To the Editor:
The Florida Department of Environmental Protection Agency issued the following statement after it trimmed 58 FDEP jobs, which spurred criticism form many quarters:
CLAIM: A Miami Herald editorial states, "FDEP leaders decimated the ranks of longtime, experienced-and apolitical-employees, 58 in all."
SETTING THE RECORD STRAIGHT: The Florida Department of Environmental Protection has 3,024 full-time employees, plus another 830 part-time employees, statewide who are dedicated to enforcing federal and state rules, studying the environment and seeking to leave Florida better tomorrow than it is today. Recent reductions amount to 1.5 percent of the work force. To characterize this percentage of employees as a decimation is factually inaccurate.
CLAIM: "This is the sad, but not surprising, culmination of the slow erosion of the agency's regulatory imperative to ensure that growth and development did not come at the expense of unreplenishable natural resources."
SETTING THE RECORD STRAIGHT: The Department's recent reorganizations were conducted after months-long assessments of procedures and processes as well as staffing and workload levels. By reorganizing districts and divisions, leadership eliminated levels of bureaucracy in order to improve communication, created a stronger employee-to-supervisor ratio and combined or elevated similar functions to become more efficient and consistent, which will benefit the environment and agency.
These reductions have done nothing to erode the agency's role in regulating industry and protecting the environment.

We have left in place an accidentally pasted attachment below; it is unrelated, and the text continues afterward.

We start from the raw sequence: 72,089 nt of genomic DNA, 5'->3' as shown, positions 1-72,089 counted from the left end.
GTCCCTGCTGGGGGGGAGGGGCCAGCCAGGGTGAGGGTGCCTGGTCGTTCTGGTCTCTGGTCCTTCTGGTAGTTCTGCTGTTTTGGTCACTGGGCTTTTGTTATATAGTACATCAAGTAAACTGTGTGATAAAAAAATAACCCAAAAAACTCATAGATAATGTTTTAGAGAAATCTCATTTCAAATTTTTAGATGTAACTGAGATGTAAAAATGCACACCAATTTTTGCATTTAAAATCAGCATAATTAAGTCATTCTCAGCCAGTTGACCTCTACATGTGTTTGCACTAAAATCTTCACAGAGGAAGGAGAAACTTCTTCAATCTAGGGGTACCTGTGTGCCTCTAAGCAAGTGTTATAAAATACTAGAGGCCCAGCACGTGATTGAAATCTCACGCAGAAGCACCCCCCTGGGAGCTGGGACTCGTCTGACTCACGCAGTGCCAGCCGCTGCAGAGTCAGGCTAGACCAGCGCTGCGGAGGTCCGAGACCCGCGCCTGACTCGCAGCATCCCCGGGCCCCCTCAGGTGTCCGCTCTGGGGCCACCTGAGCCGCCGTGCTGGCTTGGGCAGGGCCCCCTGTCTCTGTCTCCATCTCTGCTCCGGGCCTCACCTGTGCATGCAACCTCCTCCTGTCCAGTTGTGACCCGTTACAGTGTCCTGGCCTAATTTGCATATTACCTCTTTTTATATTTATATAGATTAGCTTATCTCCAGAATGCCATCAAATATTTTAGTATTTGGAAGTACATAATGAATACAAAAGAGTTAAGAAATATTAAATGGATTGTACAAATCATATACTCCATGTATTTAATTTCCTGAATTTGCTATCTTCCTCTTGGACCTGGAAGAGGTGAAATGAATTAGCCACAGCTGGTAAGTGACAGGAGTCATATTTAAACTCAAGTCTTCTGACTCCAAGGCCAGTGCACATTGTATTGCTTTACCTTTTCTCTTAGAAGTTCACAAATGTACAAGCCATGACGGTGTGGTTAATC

CLAIM: "The purge got rid of regulators who had the backbone to say 'No' to politically connected developers and engineers. With them went decades of experience and commitment to FDEP's mission, basing their decisions in science and research."
SETTING THE RECORD STRAIGHT: This seeks to discredit the remaining thousands of employees with decades of experience and commitment to the Department's mission of protecting human and environmental health. Employees are developing restoration roadmaps for our springs and impaired waterbodies, dedicating hours to helping businesses and residents remain or come into compliance in order to avoid environmental harm and funding hundreds of millions of dollars to local drinking water, wastewater and stormwater facilities and waste-cleanup projects every year.
CLAIM: Now, the department is being populated by administrators who come directly from the industries that regularly seek the DEP's favor. It's telling, disturbingly so, that most of the employees dismissed were in the compliance and enforcement divisions.
SETTING THE RECORD STRAIGHT: The Department strives to employ the most qualified staff members and seeks a diverse group of individuals to lead. Not only have private-sector employees been hired but internal employees have been promoted within the Department.